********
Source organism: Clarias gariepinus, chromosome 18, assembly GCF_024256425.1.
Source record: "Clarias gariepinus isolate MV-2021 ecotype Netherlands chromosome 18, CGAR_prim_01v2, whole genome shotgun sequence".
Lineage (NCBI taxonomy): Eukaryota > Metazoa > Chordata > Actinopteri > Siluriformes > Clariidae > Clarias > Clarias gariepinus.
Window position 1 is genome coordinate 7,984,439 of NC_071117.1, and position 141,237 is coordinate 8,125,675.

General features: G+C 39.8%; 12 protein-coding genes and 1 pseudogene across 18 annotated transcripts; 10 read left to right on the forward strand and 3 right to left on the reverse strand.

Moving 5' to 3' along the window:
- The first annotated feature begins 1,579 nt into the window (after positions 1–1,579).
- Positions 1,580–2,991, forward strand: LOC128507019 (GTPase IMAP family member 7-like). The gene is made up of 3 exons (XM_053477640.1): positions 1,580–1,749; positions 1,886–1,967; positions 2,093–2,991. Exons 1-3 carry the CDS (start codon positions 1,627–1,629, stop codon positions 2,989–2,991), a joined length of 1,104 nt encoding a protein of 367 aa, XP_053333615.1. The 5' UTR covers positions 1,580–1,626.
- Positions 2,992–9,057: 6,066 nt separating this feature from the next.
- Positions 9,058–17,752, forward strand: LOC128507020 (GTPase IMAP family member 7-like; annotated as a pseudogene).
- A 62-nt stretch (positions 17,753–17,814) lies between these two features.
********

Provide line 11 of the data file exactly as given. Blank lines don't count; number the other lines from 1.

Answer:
- A 62-nt stretch (positions 17,753–17,814) lies between these two features.